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Iraqi minorities need help
Western leaders press governments to increase help to Iraqi minorities
Catholic News Service photo
Demonstrators march outside the U.S. consulate in Irbil, Iraq, Aug. 11. The pope's envoy to the region, Cardinal Fernando Filoni, said Iraqi church leaders, aid workers, foreign charities and governments still do not know what will become of terrorized Christians.
Catholic News Service photo
Demonstrators march outside the U.S. consulate in Irbil, Iraq, Aug. 11. The pope's envoy to the region, Cardinal Fernando Filoni, said Iraqi church leaders, aid workers, foreign charities and governments still do not know what will become of terrorized Christians.

Catholic News Service


WASHINGTON — Western leaders pressed their governments to increase humanitarian efforts on behalf of persecuted Christians and other minorities in northern Iraq.

Archbishop Joseph E. Kurtz of Louisville, Kentucky, president of the U.S. Conference of Catholic Bishops, urged President Barack Obama to heed the call of Pope Francis to do everything possible "to stop and to prevent further systematic violence against ethnic and religious minorities" in Iraq.

English and Canadian cardinals made similar appeals to their governments as Iraqi Christians increasingly expressed the sense that they have been deserted by the international community.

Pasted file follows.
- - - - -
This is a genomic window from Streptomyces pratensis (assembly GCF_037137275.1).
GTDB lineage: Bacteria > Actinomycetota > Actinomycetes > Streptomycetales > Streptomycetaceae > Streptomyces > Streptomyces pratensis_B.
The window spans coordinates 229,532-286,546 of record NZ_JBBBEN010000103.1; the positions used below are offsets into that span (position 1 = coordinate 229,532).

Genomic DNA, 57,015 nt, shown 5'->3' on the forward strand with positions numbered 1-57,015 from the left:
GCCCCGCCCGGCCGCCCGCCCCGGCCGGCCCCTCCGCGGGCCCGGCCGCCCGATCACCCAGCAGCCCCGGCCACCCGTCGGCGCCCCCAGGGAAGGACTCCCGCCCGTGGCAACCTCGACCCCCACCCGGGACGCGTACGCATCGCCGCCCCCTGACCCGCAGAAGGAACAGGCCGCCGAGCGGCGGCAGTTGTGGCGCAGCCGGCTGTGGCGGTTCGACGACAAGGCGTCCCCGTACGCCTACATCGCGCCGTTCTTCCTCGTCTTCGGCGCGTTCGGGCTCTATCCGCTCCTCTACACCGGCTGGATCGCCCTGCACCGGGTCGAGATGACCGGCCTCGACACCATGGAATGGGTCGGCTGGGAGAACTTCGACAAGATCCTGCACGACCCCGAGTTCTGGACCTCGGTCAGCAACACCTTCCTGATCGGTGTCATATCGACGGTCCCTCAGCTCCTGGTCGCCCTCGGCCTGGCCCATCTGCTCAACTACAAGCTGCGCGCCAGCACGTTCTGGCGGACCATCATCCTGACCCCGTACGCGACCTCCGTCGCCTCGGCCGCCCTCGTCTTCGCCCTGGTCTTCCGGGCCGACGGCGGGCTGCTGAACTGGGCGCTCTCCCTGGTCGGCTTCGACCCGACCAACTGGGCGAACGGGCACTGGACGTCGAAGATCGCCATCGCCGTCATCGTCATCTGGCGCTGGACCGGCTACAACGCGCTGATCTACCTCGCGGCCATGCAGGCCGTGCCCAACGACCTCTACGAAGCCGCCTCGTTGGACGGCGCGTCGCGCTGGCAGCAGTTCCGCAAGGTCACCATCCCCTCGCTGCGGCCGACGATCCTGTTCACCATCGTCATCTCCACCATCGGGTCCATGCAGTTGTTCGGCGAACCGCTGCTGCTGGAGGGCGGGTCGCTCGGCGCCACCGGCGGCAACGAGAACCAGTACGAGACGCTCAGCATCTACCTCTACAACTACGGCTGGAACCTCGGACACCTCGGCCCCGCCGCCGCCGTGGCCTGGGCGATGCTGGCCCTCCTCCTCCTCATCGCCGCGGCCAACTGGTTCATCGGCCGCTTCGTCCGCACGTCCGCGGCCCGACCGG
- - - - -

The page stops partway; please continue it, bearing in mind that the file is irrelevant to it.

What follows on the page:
"Violence may begin against minorities, but it does not end there," Archbishop Kurtz wrote Aug. 14. "The rights of all Iraqis are at risk from the current situation."

He also noted that the U.S. bishops have designated Aug. 17 as a day of prayer for peace in Iraq and the Middle East.

In London, Cardinal Vincent Nichols of Westminster, president of the Bishops' Conference of England and Wales, urged Foreign Secretary Philip Hammond to work to create a "political environment" in which Islamic State terrorists can be defeated.

In an Aug. 12 letter, the cardinal said that the terrorists had caused a "catastrophe not only for those tens of thousands of people directly affected but also for what hopes remain for Iraq as a plural society in which indigenous minorities will have any future."

He asked Hammond to increase the relief operation in which the Royal Air Force is already engaged and to focus on "creating a more stable society based on respect for fundamental human rights, especially freedom of religion, and the rule of law."

Days earlier, Cardinal Thomas Collins of Toronto asked Canadians to urge their government "to use its full diplomatic influence" to support the calls of church leaders in Iraq for protection and humanitarian assistance.

In a statement posted on the Canadian bishops' website Aug. 8, Cardinal Collins also said that Canada should offer asylum to any Iraqi Christian refugees who wished to leave their country.

"As the largest Canadian private sponsor of refugees from the region, we stand ready to welcome more, with parishes mobilized to facilitate sponsorship and settlement at a moment's notice," he said. "Let us accelerate the process at once."

At an Aug. 11 demonstration outside the U.S. Consulate in Irbil, Syriac Catholic Archbishop Yohanna Moshe of Mosul spoke of the sense of abandonment Christians feel.

Refugees held banners written in English, Arabic and Aramaic with such slogans as, "Either international protection or mass immigration."

Thousands of them had marched from St Joseph's Chaldean Catholic Church in Ankawa to the consulate, praying the rosary and singing hymns along the way.



Related Stories:
• A note from Iraq





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